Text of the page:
Despite Coronageddon, Watches of Switzerland is having a great year. Actually, make that because of Coronageddon. “Consumers simply had less buying options,” CEO Brian Duffy told The Robb Report. “People who typically spent their wealth on travel, dining out and clothing began acquiring assets with longevity.” Assets with longevity. Riiiiight. Anyway, WOS is using their swelling profits to open monobrand watch stores. Lots of ’em . . .
Watches of Switzerland will be opening three Breitling boutiques at The Mall at Green Hills in Nashville, Tennessee (above); Valley Fair Mall in San Jose, California; and King of Prussia Mall in Philadelphia, Pennsylvania. The latter will also be welcoming a new Tag Heuer store.
The Roosevelt Field Mall in Garden City, New York and The Gardens Mall in Palm Beach, Florida will both house new Tag Heuer and Omega boutiques. All are currently slated to swing open the doors by mid-December.
The move makes sense on many levels. For one thing, you can bet that the manufacturers in question – Rolex, Audemars Piguet, Breitling and OMEGA – are footing part of the bill. If not with cash, then by agreeing to a lower wholesale price. Even a ten percent increase in the WOS’ standard 40 percent markup buys a lot of real estate – especially with malls desperate for solvent tenants.
Monobrand watch stores are also smaller/less expensive than a multi-brand store. I’d bet dollars to donuts the conversion rate is higher. It’s easier to sell a particular watch brand without other brands clamoring for attention. The customer is forced to focus on one brand proposition – Rolex = achievement, Audemars Piguet = class, etc. – rather than having to choose between them.
In fact, monobrand boutiques take branding to another level. Everything in the store – signage, decor, displays, lighting, smell – emphasizes the central brand proposition. Equally, the sales staff are selling a brand, not just a watch. With better brand and product knowledge, the pitch is stronger.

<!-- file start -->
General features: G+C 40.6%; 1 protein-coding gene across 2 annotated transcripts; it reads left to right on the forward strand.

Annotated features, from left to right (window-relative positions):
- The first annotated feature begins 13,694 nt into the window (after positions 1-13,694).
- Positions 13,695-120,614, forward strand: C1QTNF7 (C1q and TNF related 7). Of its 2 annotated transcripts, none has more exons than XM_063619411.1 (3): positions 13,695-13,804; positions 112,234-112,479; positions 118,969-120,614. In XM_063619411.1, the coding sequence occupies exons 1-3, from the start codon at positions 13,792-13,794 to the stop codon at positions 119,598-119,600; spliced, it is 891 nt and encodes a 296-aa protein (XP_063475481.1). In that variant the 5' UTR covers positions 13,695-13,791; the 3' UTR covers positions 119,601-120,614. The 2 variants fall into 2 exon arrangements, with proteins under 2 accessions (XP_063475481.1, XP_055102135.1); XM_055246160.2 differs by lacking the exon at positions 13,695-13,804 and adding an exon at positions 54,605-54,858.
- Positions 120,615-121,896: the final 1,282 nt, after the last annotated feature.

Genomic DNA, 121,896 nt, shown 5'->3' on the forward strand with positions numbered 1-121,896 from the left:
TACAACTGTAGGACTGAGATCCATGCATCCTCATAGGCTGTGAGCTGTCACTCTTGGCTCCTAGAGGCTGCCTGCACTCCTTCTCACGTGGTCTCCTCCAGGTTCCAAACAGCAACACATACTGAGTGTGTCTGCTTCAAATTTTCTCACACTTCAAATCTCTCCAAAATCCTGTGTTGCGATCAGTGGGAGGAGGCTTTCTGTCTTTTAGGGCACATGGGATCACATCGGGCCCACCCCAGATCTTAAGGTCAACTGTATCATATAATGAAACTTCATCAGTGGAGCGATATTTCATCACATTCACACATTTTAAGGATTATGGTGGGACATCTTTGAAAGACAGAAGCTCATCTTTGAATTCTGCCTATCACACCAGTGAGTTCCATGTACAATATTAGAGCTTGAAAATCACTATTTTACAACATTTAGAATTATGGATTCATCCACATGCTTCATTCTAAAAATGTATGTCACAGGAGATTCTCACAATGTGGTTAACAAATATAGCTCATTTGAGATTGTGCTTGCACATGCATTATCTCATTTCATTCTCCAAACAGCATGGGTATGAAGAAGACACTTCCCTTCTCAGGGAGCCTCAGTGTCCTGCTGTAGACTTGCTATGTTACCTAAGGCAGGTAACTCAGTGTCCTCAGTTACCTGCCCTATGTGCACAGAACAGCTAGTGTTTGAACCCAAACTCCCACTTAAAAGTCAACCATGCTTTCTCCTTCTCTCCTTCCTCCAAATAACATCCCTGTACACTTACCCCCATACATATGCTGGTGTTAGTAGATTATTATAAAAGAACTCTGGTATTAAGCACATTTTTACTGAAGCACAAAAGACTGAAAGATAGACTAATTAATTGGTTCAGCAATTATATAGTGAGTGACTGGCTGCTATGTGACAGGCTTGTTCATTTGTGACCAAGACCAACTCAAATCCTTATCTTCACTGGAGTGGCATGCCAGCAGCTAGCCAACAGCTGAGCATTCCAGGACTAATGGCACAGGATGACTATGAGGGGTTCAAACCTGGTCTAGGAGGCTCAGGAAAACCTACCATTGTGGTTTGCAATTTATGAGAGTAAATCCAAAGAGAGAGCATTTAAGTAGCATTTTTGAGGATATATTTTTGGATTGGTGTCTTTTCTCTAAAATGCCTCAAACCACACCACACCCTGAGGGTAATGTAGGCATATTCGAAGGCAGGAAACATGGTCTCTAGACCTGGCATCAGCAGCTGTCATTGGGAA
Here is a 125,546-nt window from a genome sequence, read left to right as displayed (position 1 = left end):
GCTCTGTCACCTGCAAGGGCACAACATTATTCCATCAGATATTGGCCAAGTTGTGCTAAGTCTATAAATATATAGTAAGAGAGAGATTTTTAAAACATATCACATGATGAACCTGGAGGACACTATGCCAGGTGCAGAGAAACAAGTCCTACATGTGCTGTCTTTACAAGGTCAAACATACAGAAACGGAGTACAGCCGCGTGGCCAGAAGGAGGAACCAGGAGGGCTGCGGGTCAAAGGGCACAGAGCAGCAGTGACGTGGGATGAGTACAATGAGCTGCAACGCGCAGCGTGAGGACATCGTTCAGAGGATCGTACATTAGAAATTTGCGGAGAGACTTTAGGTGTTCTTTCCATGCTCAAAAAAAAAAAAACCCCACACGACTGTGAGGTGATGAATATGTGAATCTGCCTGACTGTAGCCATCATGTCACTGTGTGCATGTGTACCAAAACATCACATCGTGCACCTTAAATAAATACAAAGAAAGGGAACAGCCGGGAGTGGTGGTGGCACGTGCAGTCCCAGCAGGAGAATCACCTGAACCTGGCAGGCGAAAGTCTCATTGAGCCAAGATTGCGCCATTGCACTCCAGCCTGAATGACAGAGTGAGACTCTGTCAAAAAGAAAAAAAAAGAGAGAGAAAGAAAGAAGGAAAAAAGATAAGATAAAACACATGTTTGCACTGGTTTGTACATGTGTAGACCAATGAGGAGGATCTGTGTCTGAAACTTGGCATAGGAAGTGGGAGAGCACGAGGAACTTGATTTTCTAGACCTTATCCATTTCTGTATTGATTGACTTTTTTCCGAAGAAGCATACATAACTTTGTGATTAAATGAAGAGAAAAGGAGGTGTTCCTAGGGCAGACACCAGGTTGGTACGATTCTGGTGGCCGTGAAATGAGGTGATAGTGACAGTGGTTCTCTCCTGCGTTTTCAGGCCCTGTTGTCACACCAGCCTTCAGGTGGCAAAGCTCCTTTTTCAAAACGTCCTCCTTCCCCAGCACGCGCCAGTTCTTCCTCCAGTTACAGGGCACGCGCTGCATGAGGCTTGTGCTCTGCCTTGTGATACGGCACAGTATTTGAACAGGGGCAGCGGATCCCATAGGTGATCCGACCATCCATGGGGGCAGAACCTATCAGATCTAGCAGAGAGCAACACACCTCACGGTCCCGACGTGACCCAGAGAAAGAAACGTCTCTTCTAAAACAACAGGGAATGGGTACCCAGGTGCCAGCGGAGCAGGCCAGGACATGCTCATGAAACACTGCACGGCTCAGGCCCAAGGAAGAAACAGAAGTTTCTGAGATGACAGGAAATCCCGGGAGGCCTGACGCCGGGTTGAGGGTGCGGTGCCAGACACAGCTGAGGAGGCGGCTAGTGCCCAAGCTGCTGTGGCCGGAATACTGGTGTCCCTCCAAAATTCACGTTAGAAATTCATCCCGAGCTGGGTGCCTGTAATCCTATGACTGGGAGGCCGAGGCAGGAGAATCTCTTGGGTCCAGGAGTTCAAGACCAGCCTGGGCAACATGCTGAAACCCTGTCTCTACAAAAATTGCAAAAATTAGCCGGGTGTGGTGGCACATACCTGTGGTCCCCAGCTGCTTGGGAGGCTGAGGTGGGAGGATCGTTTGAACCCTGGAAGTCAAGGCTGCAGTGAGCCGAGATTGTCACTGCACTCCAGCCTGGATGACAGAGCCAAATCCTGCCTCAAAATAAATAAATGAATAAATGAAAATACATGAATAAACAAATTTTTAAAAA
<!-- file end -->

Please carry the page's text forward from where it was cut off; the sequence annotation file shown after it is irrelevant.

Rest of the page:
Crucially, data capture in a monobrand store is more effective and efficient.
A customer is more likely to “buy into” a brand – surrendering his or her details – at an OMEGA or TAG Heuer boutique than a Watches of Switzerland multi-brand store. The information gathered is more useful. Instead of a vague idea of the customer’s price point preference, the boutique can record the exact model/models that piqued the customer’s interest and work on sealing the deal in subsequent emails, texts, social media DM’s or phone contacts.
Who owns the personal data from a hybrid monobrand watch store, Watches of Switzerland, the brand or both? That I’d like to know. In any case, what’s not to love about monobrand watch stores? Footfall.
I don’t know how many watch buyers collect one brand of watch, but I can’t imagine it’s the majority. Sure, if you want a Rolex, a Rolex store is a great place to buy one. But if you already have a Rolex (or two), you’re going to want to see what else is out there. You know, shop. Schmooze. At a multi-brand store.
Although individual watch brands have an escalating price ownership ladder, again, who stays within a watch brand as they move up? It’s more like Seiko -> TAG Heur/Breitling -> Rolex -> Audemars Piguet. If you’re at the AP, Patek Philippe or Vacheron level, would you really want to darken the door of a TAG monobrand store? If you’re a TAG buyer, wouldn’t the retailer want you to see and lust after a Rolex?
From the retailer’s point-of-view, the more brands they offer the greater the chances of making a sale.
I know that seems to contradict my previous point: better conversion rates at monobrand stores. But it’s a choice between higher conversion rates with less traffic or lower conversion rates with higher traffic. Of course, Watches of Switzerland has both types of stores, so they can play it both ways. Unless the multi-brand store is too close to the monobrand store. Right?
If you’re a watchmaker, a manufacturer-owned monobrand store eliminates the need to pay someone 40 percent of the sale price. But you have to eat indeed manage all the costs. Are manufacturers as good at finding productive locations, negotiating rent, designing the retail environment, hiring and managing staff and selling watches as a dedicated retail operation? The jury’s out, but I wouldn’t bet on it.
I reckon Coronageddon is driving the monobrand boutique trend. Thanks to lockdowns and general COVID wariness watch buyers now shop watch brands online. They decide on a watch or brand, then seek out the store. The monobrand boutique benefits from the current “destination shopping” climate, but for how long? How long before vaccinated watch buyers revert to their preference for in-person multi-brand browsing?
The great thing about capitalism: the customer chooses the winners and losers. One thing’s for sure: as long as individual watch buyers buy more than one watch, we won’t see the end of multi-brand boutiques. And the service at a monobrand boutique is first-class. For us, it’s win – win.